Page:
Mary Creagh (Wakefield) (Lab): The £5 billion project to electrify the Great Western main line has been hit by flooding, bats on bridges and lengthy road closures which have crippled businesses in Gloucestershire and Wiltshire. What guarantees can the Secretary of State offer the House that the electrification work will be completed by 2017 when those new intercity express trains will be ready to run?

Mr McLoughlin: The points the hon. Lady makes about forward orders and the fact that that new rolling stock is due to come on board by 2017 with the electrification of that line are very important. I have every confidence that Network Rail will rise to the challenge to deliver what it has set out to deliver in the rail investment strategy. Quite often attacks are made on Network Rail, but I think we can all stand back and think of the remarkable way in which it managed to re-establish the line through Dawlish and the work it did working almost 24/7.

Mary Creagh: I thank the Secretary of State for that reply, but it was his Department’s mismanagement of the Thameslink rolling stock contract that meant it took two full years to close the deal with Siemens. That project will finish three years late in 2018 and our colleagues on the Public Accounts Committee said last October:

“We are sceptical that the programme will be delivered by 2018 given the delays in awarding the contract for new trains”.

On Thameslink we could have new track but no trains, and on the Great Western line we could have new trains but no track to run them on. Does the Secretary of State agree with me that this is no way to run a railway?

Mr McLoughlin: I simply say to the hon. Lady that this Government have announced the biggest investment programme in the railway industry that we have seen in this country and I am very proud of that. Of course there will always be problems. I think the Thameslink programme was actually Thameslink 2000 so it has overrun—that is certainly true—but at the end of the day we are going to get a far, far better commuter service for all the people in the areas served by that line.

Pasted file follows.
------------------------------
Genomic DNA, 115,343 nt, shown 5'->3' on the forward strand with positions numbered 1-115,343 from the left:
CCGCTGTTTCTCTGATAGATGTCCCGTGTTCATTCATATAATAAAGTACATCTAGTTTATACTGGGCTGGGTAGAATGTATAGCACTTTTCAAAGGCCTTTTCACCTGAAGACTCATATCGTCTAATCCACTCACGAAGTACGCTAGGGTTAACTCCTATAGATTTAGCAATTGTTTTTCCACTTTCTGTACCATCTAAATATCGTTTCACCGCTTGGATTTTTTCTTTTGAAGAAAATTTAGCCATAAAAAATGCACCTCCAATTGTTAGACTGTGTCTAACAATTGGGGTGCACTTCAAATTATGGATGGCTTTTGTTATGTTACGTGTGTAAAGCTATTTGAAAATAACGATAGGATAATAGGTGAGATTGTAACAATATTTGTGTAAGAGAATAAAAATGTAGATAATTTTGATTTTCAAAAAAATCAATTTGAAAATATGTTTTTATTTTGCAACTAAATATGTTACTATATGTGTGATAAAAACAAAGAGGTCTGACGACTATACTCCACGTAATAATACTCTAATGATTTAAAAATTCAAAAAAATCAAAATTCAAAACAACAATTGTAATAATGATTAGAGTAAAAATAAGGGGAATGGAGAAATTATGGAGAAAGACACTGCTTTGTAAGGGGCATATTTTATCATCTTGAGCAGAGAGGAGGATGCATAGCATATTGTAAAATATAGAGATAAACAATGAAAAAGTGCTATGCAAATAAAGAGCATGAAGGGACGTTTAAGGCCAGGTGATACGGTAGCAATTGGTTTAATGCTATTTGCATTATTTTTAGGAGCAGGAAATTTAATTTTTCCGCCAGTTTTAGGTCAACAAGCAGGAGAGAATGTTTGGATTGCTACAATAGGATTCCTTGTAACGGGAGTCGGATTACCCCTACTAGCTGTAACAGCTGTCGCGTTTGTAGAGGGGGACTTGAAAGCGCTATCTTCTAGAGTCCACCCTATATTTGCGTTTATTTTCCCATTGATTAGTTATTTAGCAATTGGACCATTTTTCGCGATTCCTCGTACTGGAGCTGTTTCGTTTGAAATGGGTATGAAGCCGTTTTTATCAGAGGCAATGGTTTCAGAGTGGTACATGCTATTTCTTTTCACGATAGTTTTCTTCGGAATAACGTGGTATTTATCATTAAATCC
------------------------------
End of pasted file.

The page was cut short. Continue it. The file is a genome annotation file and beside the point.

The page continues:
Sir Bob Russell (Colchester) (LD): Successive Governments have short-changed East Anglia. As somebody who uses the rail service from Colchester to London Liverpool Street, I ask the Secretary of State, on behalf of my commuters, to include Greater Anglia in his roll-call of those companies that will get new rolling stock.

Mr McLoughlin: I hear the hon. Gentleman’s representations. The simple fact is that we are seeing massive investment in rolling stock, and there are demands for even greater such investment, but that has to be balanced with the investment that we are seeing on the tracks. As I have said, we are embarking on a new round

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of spending on the railways, with some £38.5 billion by Network Rail plus the investment in rolling stock as well.

Rolling Stock (North of England)

4. Mrs Sharon Hodgson (Washington and Sunderland West) (Lab): What steps he is taking to ensure adequate provision of rolling stock in the north of England. [903894]